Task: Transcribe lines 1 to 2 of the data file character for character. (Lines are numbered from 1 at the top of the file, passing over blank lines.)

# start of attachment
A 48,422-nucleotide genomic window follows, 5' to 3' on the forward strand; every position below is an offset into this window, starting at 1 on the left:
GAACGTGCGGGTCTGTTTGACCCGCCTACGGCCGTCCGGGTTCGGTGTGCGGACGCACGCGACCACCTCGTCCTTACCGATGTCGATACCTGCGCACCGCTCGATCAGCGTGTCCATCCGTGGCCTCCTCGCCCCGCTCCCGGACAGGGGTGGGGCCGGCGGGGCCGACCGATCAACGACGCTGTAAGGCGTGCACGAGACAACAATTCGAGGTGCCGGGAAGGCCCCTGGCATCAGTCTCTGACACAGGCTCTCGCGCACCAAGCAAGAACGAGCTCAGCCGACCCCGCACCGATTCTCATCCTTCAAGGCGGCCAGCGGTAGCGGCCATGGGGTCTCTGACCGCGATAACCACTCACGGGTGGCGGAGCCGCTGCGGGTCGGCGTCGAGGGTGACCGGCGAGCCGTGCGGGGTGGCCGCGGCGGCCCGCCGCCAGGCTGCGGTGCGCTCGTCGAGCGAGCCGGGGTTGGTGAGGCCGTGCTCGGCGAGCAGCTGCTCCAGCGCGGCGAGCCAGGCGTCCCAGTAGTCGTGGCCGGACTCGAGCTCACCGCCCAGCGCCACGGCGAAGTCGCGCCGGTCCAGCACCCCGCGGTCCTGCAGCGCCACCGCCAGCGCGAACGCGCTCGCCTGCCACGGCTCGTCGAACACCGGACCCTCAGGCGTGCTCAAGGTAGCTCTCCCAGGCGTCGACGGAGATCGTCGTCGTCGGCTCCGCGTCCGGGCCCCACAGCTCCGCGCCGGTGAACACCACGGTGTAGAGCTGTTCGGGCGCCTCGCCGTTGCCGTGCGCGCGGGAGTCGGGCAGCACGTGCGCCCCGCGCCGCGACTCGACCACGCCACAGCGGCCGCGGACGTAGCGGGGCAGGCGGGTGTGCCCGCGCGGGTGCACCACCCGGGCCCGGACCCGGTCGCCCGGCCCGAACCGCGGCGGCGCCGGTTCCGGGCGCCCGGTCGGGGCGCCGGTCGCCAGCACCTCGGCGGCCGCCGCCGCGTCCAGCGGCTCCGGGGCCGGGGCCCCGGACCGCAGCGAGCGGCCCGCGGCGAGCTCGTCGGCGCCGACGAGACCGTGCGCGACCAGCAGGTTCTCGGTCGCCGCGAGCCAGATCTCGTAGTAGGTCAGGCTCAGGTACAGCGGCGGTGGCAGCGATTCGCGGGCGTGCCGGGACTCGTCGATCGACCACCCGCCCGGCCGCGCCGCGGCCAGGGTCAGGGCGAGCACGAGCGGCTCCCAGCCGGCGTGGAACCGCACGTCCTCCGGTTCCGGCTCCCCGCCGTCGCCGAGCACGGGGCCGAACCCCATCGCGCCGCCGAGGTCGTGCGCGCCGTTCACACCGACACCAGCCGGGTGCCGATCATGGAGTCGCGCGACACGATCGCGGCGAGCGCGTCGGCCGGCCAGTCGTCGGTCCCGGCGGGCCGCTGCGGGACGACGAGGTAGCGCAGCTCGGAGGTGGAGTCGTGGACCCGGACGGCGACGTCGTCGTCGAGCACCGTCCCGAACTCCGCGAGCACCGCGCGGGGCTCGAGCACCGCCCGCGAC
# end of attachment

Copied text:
A 48,422-nucleotide genomic window follows, 5' to 3' on the forward strand; every position below is an offset into this window, starting at 1 on the left:
GAACGTGCGGGTCTGTTTGACCCGCCTACGGCCGTCCGGGTTCGGTGTGCGGACGCACGCGACCACCTCGTCCTTACCGATGTCGATACCTGCGCACCGCTCGATCAGCGTGTCCATCCGTGGCCTCCTCGCCCCGCTCCCGGACAGGGGTGGGGCCGGCGGGGCCGACCGATCAACGACGCTGTAAGGCGTGCACGAGACAACAATTCGAGGTGCCGGGAAGGCCCCTGGCATCAGTCTCTGACACAGGCTCTCGCGCACCAAGCAAGAACGAGCTCAGCCGACCCCGCACCGATTCTCATCCTTCAAGGCGGCCAGCGGTAGCGGCCATGGGGTCTCTGACCGCGATAACCACTCACGGGTGGCGGAGCCGCTGCGGGTCGGCGTCGAGGGTGACCGGCGAGCCGTGCGGGGTGGCCGCGGCGGCCCGCCGCCAGGCTGCGGTGCGCTCGTCGAGCGAGCCGGGGTTGGTGAGGCCGTGCTCGGCGAGCAGCTGCTCCAGCGCGGCGAGCCAGGCGTCCCAGTAGTCGTGGCCGGACTCGAGCTCACCGCCCAGCGCCACGGCGAAGTCGCGCCGGTCCAGCACCCCGCGGTCCTGCAGCGCCACCGCCAGCGCGAACGCGCTCGCCTGCCACGGCTCGTCGAACACCGGACCCTCAGGCGTGCTCAAGGTAGCTCTCCCAGGCGTCGACGGAGATCGTCGTCGTCGGCTCCGCGTCCGGGCCCCACAGCTCCGCGCCGGTGAACACCACGGTGTAGAGCTGTTCGGGCGCCTCGCCGTTGCCGTGCGCGCGGGAGTCGGGCAGCACGTGCGCCCCGCGCCGCGACTCGACCACGCCACAGCGGCCGCGGACGTAGCGGGGCAGGCGGGTGTGCCCGCGCGGGTGCACCACCCGGGCCCGGACCCGGTCGCCCGGCCCGAACCGCGGCGGCGCCGGTTCCGGGCGCCCGGTCGGGGCGCCGGTCGCCAGCACCTCGGCGGCCGCCGCCGCGTCCAGCGGCTCCGGGGCCGGGGCCCCGGACCGCAGCGAGCGGCCCGCGGCGAGCTCGTCGGCGCCGACGAGACCGTGCGCGACCAGCAGGTTCTCGGTCGCCGCGAGCCAGATCTCGTAGTAGGTCAGGCTCAGGTACAGCGGCGGTGGCAGCGATTCGCGGGCGTGCCGGGACTCGTCGATCGACCACCCGCCCGGCCGCGCCGCGGCCAGGGTCAGGGCGAGCACGAGCGGCTCCCAGCCGGCGTGGAACCGCACGTCCTCCGGTTCCGGCTCCCCGCCGTCGCCGAGCACGGGGCCGAACCCCATCGCGCCGCCGAGGTCGTGCGCGCCGTTCACACCGACACCAGCCGGGTGCCGATCATGGAGTCGCGCGACACGATCGCGGCGAGCGCGTCGGCCGGCCAGTCGTCGGTCCCGGCGGGCCGCTGCGGGACGACGAGGTAGCGCAGCTCGGAGGTGGAGTCGTGGACCCGGACGGCGACGTCGTCGTCGAGCACCGTCCCGAACTCCGCGAGCACCGCGCGGGGCTCGAGCACCGCCCGCGAC